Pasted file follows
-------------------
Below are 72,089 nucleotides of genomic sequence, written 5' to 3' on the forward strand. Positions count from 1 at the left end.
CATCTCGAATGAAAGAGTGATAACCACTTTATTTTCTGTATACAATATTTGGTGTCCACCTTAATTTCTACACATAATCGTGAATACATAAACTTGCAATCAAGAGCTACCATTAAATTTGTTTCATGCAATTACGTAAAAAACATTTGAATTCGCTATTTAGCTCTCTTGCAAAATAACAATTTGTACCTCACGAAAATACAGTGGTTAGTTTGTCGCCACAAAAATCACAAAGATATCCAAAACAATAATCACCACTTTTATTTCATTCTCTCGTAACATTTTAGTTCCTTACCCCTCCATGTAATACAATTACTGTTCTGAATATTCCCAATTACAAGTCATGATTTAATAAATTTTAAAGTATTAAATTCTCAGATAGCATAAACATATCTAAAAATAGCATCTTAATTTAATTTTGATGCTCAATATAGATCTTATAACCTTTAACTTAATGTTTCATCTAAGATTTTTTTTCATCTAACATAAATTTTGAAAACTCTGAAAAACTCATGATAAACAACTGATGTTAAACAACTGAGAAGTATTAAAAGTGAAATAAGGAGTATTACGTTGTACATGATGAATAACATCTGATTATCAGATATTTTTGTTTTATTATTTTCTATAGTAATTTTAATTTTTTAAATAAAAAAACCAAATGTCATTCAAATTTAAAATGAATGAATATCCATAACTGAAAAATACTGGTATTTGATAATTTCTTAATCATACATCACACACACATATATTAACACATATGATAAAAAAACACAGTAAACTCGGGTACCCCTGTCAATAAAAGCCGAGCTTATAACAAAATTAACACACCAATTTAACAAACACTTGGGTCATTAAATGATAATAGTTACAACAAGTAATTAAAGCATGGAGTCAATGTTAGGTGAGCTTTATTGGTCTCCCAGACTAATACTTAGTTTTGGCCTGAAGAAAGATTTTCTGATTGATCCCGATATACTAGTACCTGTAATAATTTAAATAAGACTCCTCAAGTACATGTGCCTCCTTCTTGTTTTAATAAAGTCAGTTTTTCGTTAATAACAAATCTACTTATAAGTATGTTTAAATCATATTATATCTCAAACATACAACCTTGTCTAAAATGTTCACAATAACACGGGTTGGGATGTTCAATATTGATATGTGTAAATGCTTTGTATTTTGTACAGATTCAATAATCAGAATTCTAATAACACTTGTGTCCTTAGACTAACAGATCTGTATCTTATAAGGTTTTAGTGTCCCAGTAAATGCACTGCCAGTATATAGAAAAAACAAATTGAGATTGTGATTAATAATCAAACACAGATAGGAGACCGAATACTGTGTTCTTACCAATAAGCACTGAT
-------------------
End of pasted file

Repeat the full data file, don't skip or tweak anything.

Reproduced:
Below are 72,089 nucleotides of genomic sequence, written 5' to 3' on the forward strand. Positions count from 1 at the left end.
CATCTCGAATGAAAGAGTGATAACCACTTTATTTTCTGTATACAATATTTGGTGTCCACCTTAATTTCTACACATAATCGTGAATACATAAACTTGCAATCAAGAGCTACCATTAAATTTGTTTCATGCAATTACGTAAAAAACATTTGAATTCGCTATTTAGCTCTCTTGCAAAATAACAATTTGTACCTCACGAAAATACAGTGGTTAGTTTGTCGCCACAAAAATCACAAAGATATCCAAAACAATAATCACCACTTTTATTTCATTCTCTCGTAACATTTTAGTTCCTTACCCCTCCATGTAATACAATTACTGTTCTGAATATTCCCAATTACAAGTCATGATTTAATAAATTTTAAAGTATTAAATTCTCAGATAGCATAAACATATCTAAAAATAGCATCTTAATTTAATTTTGATGCTCAATATAGATCTTATAACCTTTAACTTAATGTTTCATCTAAGATTTTTTTTCATCTAACATAAATTTTGAAAACTCTGAAAAACTCATGATAAACAACTGATGTTAAACAACTGAGAAGTATTAAAAGTGAAATAAGGAGTATTACGTTGTACATGATGAATAACATCTGATTATCAGATATTTTTGTTTTATTATTTTCTATAGTAATTTTAATTTTTTAAATAAAAAAACCAAATGTCATTCAAATTTAAAATGAATGAATATCCATAACTGAAAAATACTGGTATTTGATAATTTCTTAATCATACATCACACACACATATATTAACACATATGATAAAAAAACACAGTAAACTCGGGTACCCCTGTCAATAAAAGCCGAGCTTATAACAAAATTAACACACCAATTTAACAAACACTTGGGTCATTAAATGATAATAGTTACAACAAGTAATTAAAGCATGGAGTCAATGTTAGGTGAGCTTTATTGGTCTCCCAGACTAATACTTAGTTTTGGCCTGAAGAAAGATTTTCTGATTGATCCCGATATACTAGTACCTGTAATAATTTAAATAAGACTCCTCAAGTACATGTGCCTCCTTCTTGTTTTAATAAAGTCAGTTTTTCGTTAATAACAAATCTACTTATAAGTATGTTTAAATCATATTATATCTCAAACATACAACCTTGTCTAAAATGTTCACAATAACACGGGTTGGGATGTTCAATATTGATATGTGTAAATGCTTTGTATTTTGTACAGATTCAATAATCAGAATTCTAATAACACTTGTGTCCTTAGACTAACAGATCTGTATCTTATAAGGTTTTAGTGTCCCAGTAAATGCACTGCCAGTATATAGAAAAAACAAATTGAGATTGTGATTAATAATCAAACACAGATAGGAGACCGAATACTGTGTTCTTACCAATAAGCACTGAT